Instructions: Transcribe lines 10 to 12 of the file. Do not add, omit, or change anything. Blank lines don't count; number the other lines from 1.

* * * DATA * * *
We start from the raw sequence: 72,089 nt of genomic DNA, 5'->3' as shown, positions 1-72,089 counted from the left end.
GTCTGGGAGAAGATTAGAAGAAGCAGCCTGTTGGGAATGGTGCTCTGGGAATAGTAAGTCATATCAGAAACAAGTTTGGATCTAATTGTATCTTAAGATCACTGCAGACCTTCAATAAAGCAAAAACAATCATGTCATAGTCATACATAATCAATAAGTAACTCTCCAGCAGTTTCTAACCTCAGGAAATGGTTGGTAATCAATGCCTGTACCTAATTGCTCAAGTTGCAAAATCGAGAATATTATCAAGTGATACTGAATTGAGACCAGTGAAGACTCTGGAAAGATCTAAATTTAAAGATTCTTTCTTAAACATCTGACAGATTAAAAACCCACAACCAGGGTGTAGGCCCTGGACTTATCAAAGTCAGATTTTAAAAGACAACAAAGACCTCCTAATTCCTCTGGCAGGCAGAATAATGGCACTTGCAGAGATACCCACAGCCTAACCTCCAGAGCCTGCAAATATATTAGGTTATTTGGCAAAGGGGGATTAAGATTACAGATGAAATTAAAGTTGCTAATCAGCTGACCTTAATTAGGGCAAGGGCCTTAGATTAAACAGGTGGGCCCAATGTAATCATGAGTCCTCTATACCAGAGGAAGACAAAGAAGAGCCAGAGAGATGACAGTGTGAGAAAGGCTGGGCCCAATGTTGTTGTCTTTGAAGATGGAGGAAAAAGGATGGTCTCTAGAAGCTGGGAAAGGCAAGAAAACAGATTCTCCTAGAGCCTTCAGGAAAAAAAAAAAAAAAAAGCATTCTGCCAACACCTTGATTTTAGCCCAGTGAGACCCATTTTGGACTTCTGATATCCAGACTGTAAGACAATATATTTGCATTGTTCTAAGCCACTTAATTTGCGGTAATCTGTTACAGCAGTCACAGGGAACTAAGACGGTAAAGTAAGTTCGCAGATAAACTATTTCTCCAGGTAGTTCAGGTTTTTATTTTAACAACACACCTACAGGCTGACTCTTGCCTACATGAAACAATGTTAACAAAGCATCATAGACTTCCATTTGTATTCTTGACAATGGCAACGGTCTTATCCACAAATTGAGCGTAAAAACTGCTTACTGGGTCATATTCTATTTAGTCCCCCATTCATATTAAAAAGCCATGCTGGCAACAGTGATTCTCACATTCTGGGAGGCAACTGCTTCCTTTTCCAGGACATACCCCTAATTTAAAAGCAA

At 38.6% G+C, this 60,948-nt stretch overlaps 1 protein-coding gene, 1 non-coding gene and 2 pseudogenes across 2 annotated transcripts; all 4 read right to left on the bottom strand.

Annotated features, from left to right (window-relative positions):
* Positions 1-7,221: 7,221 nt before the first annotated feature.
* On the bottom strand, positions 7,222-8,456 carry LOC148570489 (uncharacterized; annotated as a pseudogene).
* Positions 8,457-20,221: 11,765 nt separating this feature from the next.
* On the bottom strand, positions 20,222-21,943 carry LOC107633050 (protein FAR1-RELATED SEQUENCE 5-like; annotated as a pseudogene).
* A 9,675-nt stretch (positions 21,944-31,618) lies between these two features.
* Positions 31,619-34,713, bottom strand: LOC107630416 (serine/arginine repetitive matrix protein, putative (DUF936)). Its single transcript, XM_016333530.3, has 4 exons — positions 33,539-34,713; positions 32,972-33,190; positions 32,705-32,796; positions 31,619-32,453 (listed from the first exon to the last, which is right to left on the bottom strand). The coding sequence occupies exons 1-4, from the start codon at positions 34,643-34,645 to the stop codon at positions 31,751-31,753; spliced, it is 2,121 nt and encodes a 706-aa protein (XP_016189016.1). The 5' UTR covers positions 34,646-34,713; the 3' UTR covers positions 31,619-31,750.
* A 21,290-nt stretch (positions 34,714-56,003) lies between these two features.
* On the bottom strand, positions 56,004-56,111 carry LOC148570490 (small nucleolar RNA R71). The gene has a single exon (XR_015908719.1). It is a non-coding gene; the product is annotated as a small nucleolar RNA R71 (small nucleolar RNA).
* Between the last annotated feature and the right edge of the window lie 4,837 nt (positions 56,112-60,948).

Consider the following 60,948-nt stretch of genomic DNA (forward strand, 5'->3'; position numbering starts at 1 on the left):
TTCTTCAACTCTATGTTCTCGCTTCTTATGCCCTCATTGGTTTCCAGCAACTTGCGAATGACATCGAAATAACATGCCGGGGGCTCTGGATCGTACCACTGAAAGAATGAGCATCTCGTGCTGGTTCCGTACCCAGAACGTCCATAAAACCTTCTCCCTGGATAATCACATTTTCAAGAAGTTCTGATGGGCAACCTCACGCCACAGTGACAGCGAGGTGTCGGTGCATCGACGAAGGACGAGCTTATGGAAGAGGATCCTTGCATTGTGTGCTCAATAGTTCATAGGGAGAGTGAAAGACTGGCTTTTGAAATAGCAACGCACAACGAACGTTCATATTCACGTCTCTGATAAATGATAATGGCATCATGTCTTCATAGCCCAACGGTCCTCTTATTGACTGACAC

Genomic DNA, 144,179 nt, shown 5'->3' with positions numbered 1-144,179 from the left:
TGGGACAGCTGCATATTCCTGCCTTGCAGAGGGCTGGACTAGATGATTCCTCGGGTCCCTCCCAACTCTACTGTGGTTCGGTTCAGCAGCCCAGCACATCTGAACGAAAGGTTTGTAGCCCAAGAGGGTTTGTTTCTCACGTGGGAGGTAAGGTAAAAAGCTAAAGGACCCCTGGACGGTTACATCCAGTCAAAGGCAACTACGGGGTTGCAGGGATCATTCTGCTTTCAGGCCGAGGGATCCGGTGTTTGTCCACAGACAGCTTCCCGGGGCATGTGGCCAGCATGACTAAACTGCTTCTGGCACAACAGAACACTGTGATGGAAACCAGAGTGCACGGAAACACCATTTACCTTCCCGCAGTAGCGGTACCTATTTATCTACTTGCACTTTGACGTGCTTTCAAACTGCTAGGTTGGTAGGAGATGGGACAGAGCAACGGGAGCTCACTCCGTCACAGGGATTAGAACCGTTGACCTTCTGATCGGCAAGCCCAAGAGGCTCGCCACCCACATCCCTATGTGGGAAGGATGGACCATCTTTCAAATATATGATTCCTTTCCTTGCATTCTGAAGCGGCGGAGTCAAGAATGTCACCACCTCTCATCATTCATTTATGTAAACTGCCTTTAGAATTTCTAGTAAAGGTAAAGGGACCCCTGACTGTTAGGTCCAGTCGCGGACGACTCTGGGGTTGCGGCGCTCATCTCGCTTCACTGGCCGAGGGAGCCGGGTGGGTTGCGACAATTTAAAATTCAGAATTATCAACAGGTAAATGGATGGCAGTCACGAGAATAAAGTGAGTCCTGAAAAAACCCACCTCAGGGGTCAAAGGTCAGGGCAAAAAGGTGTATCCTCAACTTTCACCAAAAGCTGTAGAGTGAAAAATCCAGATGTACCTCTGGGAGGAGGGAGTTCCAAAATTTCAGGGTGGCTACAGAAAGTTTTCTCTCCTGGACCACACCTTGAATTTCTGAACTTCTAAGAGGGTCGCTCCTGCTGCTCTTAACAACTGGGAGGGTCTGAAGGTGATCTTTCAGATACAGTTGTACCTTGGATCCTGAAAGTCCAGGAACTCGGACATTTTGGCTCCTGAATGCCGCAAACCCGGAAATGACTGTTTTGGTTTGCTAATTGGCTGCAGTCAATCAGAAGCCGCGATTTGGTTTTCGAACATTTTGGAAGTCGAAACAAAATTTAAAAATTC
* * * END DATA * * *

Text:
* Positions 31,619-34,713, bottom strand: LOC107630416 (serine/arginine repetitive matrix protein, putative (DUF936)). Its single transcript, XM_016333530.3, has 4 exons — positions 33,539-34,713; positions 32,972-33,190; positions 32,705-32,796; positions 31,619-32,453 (listed from the first exon to the last, which is right to left on the bottom strand). The coding sequence occupies exons 1-4, from the start codon at positions 34,643-34,645 to the stop codon at positions 31,751-31,753; spliced, it is 2,121 nt and encodes a 706-aa protein (XP_016189016.1). The 5' UTR covers positions 34,646-34,713; the 3' UTR covers positions 31,619-31,750.
* A 21,290-nt stretch (positions 34,714-56,003) lies between these two features.
* On the bottom strand, positions 56,004-56,111 carry LOC148570490 (small nucleolar RNA R71). The gene has a single exon (XR_015908719.1). It is a non-coding gene; the product is annotated as a small nucleolar RNA R71 (small nucleolar RNA).